On the pond the swans were doing their special courting neck dance, sinuously dipping and bobbing, beaks together; in passing I saw for a moment they’d silently formed a perfect heart between them.
I heard this poem read recently at a farewell to a loved father: it’s called Late Fragment by Raymond Carver.
Staying with friends for the weekend I was invited to the game. I hadn’t realised what a significant football match we were attending as we joined the crowds heading for Carrow Road to watch the Canaries versus the Hatters in the FA Cup 4th round. Even from our lofty viewpoint we could hear the away supporters in full voice – corralled into their block of seats the 2000 of them easily outsang the 22000 home supporters, who seemed despondent and lacklustre from the off – as did the team itself. The visitors deserved their victory playing an impenetrable defence and scoring the one exciting necessary goal – no consolation for my hosts, except our claim to have been there at the making of soccer history.
Having signed up for it in the spirit of adventure and curiosity I attended both an advance workshop and the event itself – an amazing congregation of more than 400 women over 60 holding more than 100 conversations during an afternoon, observed and witnessed by a public audience. We were filmed and recorded too.
What Suzanne makes of it remains to be seen, but in the room the buzz of talk, laughter, exchange, recognition, reminiscence and resolve filled the air. The women there had histories of struggle and endeavour and had achieved personal, social, political changes great and small. Having started early, from 1959, on the Aldermaston marches and many other demos, my own militancy somewhat gave way to a working life which I hope has had some influence in the way we look and see and enjoy colour – the personal IS political. And for all of us – keep talking, keep doing – it’s not over yet….!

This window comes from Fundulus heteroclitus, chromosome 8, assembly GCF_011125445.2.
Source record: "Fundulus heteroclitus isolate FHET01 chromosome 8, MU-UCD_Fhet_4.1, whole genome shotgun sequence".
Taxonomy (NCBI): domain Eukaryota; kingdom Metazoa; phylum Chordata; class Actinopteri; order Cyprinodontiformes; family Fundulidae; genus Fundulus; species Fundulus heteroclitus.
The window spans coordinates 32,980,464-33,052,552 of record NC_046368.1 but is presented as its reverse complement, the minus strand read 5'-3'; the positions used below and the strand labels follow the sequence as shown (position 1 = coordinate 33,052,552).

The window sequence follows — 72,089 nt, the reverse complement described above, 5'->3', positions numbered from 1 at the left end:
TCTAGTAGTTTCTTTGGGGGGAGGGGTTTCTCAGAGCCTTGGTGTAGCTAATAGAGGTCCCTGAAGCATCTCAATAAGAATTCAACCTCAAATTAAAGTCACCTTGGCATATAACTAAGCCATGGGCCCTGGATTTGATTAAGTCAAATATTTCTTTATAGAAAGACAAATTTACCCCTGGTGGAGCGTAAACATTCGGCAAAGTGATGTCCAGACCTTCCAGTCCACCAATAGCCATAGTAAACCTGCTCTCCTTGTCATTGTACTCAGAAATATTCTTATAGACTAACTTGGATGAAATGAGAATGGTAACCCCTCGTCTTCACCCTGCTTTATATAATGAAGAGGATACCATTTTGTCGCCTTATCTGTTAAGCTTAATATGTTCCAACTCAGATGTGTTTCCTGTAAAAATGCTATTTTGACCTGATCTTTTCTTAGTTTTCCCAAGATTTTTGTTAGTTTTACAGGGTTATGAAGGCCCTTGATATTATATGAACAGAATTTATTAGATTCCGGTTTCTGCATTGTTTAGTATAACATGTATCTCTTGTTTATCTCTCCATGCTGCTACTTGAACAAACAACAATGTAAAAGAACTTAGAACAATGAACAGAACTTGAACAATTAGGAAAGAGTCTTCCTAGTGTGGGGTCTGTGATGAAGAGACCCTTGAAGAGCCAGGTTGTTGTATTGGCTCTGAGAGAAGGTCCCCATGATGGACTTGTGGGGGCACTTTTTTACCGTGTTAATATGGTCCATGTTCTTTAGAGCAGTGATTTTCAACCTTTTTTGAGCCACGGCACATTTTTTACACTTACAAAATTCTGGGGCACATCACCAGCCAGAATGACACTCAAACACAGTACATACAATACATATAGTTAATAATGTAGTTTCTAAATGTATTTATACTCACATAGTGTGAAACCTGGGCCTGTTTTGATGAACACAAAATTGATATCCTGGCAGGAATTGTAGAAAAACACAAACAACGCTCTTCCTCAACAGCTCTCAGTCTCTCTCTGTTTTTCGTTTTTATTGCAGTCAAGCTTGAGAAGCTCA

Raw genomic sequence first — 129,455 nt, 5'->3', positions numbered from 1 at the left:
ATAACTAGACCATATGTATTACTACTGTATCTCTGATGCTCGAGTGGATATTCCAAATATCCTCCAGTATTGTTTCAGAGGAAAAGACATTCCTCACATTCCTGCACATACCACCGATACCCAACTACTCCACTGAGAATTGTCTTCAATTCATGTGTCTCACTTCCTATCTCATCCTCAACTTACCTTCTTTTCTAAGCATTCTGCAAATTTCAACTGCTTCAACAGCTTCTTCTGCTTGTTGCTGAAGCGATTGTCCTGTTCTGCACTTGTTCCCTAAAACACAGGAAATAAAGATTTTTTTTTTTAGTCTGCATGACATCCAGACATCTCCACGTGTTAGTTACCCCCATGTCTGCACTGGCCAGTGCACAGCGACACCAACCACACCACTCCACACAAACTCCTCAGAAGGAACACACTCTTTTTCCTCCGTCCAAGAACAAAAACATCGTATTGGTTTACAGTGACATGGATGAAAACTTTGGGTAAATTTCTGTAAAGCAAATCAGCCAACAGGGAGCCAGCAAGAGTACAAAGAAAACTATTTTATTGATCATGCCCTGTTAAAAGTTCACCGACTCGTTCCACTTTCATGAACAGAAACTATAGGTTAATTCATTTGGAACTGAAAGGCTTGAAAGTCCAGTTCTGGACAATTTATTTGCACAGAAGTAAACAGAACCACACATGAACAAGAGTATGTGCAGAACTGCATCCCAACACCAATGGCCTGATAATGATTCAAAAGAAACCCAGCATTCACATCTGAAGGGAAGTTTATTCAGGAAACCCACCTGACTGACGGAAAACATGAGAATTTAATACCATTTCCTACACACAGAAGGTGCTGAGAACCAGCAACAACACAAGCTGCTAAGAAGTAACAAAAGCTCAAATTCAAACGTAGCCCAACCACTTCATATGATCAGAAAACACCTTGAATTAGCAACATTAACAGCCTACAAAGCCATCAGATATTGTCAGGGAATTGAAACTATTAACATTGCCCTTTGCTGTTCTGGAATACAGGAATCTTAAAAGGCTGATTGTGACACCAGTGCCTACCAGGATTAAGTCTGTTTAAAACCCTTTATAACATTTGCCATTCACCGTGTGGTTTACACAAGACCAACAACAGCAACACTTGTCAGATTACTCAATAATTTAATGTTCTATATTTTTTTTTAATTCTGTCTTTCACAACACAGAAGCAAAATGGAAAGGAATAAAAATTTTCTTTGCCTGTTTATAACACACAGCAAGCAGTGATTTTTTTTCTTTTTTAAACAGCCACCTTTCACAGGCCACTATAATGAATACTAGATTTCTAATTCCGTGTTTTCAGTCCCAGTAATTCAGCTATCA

A little closer to home the Moroccan restaurant up the road link has a tiny space downstairs for performances and Wednesday is open mic night. Anyone can turn up – often it’s Frank singing and playing in his flirtatious French way – with others joining him. I particularly enjoyed the merrily impromptu happy birthday song for audience member Grace – ‘pretty face, wearing lace, makes my heart race’. Nice to have such entertainment within walking distance.
Have a laugh and listen here to another virtuoso – Adam Long of the Reduced Shakespeare Company retold Richard III in 90 seconds of ingenious rhyming on Radio 4 one morning. It’s a breathtaking performance in response to the assertion that the old bones found under the car park in Leicester are the real remains of that maligned royal. But why the whereabouts of his skeleton should mean that he’s been wrongly accused of all those murderous malpractices I don’t quite understand.
I was given this bunch of flowers yesterday – that trick of a pinprick in the stalk of a tulip, just below the flower head, really does keep them lively for so much longer. Pretty aren’t they?